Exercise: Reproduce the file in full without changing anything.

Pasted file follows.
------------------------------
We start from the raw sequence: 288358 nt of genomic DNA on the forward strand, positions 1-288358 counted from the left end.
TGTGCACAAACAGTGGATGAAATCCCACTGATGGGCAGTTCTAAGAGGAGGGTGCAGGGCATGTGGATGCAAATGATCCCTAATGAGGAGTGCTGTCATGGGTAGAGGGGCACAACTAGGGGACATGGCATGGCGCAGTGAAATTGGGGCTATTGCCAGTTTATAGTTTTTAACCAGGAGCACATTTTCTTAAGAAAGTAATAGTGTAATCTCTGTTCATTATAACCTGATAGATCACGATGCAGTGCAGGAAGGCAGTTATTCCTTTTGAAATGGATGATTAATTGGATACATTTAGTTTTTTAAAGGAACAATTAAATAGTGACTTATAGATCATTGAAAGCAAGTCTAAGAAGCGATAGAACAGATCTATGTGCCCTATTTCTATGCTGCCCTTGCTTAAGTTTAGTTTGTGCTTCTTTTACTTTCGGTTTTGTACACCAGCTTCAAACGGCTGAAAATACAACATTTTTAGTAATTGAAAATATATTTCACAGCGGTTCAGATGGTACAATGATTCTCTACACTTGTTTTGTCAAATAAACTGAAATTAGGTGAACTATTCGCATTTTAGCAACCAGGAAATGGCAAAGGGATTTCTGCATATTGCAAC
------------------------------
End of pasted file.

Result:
We start from the raw sequence: 288358 nt of genomic DNA on the forward strand, positions 1-288358 counted from the left end.
TGTGCACAAACAGTGGATGAAATCCCACTGATGGGCAGTTCTAAGAGGAGGGTGCAGGGCATGTGGATGCAAATGATCCCTAATGAGGAGTGCTGTCATGGGTAGAGGGGCACAACTAGGGGACATGGCATGGCGCAGTGAAATTGGGGCTATTGCCAGTTTATAGTTTTTAACCAGGAGCACATTTTCTTAAGAAAGTAATAGTGTAATCTCTGTTCATTATAACCTGATAGATCACGATGCAGTGCAGGAAGGCAGTTATTCCTTTTGAAATGGATGATTAATTGGATACATTTAGTTTTTTAAAGGAACAATTAAATAGTGACTTATAGATCATTGAAAGCAAGTCTAAGAAGCGATAGAACAGATCTATGTGCCCTATTTCTATGCTGCCCTTGCTTAAGTTTAGTTTGTGCTTCTTTTACTTTCGGTTTTGTACACCAGCTTCAAACGGCTGAAAATACAACATTTTTAGTAATTGAAAATATATTTCACAGCGGTTCAGATGGTACAATGATTCTCTACACTTGTTTTGTCAAATAAACTGAAATTAGGTGAACTATTCGCATTTTAGCAACCAGGAAATGGCAAAGGGATTTCTGCATATTGCAAC